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Wednesday, 18 October, 2000, 00:01 GMT 01:01 UK
Premature babies 'have lower IQs'
Premature babies can have learning problems
Premature babies can have learning problems
Babies born prematurely have significantly smaller brains and may have learning problems later in life, a study suggests.

Research carried out by doctors in the US found "dramatic differences" between the sizes of the brains of children who were born prematurely and those born at full-term.

They found that children born prematurely were at risk of having lower IQs, and were more likely to need special education or have to repeat a year at school.

The risks of problems later in life increased the earlier the birth. A baby whose birth weight was less than two pounds or 1,000g was at particular risk.


The differences in brain volume on average were dramatic in all regions

Dr Bradley Peterson, Yale University

Doctors from Yale University compared the brain scans of 25 eight-year-olds who had been born prematurely with scans from 39 children who were born at full term.

They found that volume in crucial areas of the brain were lower in those born prematurely.

Dr Bradley Peterson, associate professor in child psychiatry at the Yale Child Study Centre, said the variations were dramatic.

"The differences in brain volume on average were dramatic in all regions, with reductions ranging from 11% to 35%.

"Not all children born prematurely showed these abnormalities, but those born at a younger gestational age were most affected.

"The magnitudes of the abnormalities in fact were directly proportional to how early the children were born, and they were strongly associated with IQ of the children at age eight years."

There has been a marked increase in recent years in the numbers of children regarded as having special educational needs.

Officially this is attributed to their needs being better recognised, but some special needs teachers think the improvement in survival rates of premature babies is also a factor.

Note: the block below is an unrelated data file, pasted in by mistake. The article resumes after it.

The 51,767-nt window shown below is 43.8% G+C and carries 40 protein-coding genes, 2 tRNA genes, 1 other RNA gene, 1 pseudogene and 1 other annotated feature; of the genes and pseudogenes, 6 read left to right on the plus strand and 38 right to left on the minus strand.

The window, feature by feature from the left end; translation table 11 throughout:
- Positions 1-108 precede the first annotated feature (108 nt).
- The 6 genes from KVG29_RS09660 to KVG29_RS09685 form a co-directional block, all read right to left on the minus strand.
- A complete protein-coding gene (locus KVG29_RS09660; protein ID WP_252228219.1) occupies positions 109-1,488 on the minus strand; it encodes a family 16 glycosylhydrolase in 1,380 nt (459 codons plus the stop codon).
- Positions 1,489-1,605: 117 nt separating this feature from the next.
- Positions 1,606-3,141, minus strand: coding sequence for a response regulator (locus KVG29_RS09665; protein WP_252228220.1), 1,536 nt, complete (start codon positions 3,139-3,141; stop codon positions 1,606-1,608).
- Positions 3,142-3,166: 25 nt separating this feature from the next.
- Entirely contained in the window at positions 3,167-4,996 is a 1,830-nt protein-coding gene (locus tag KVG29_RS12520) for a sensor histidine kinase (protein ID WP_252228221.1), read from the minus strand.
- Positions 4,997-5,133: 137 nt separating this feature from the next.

Held back at school

Almost one in 100 babies who are born prematurely weigh less than two pounds.

Dr Laura Ment, professor of paediatrics and neurology at Yale, studied children born at this weight.

She said many were affected by their premature birth later in life.

"By age eight years, over 50% are in special education or receiving extensive resource room help.

"One fifth have already repeated a grade of school."

Adversely affected

Dr Peterson said further research was needed to examine why the brains of babies born early were adversely affected.


One in 10 of all babies born arrives in this world too early for comfort

Anne Luther, Action Research

"The study shows that when brains develop prematurely outside of the womb, they are vulnerable to developmental disturbances.

"We now need to find out what precisely is responsible for the problems with brain development in these infants."

He added: "From a clinical standpoint, the results of this study show that we need to look earlier in life for the presence of these same abnormalities in prematurely born children so that we can identify for early therapeutic intervention those children who are at the greatest risk for the cognitive and behavioural difficulties that are associated with these disturbances in brain development."

Anne Luther, director general of the charity Action Research, welcomed the study.

"In the UK, one in 10 of all babies born arrives in this world too early for comfort.

"Understanding what triggers off the process of labour and preventing it from happening prematurely will help to ensure that every baby gets off to the best possible start in life."

She said the charity was funding research into the causes of premature births.

The study is published in the Journal of the American Medical Association.

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See also:

10 Aug 00 | Health
Disability risk for early babies
27 Jul 00 | Health
'Lasting effects' of newborn pain
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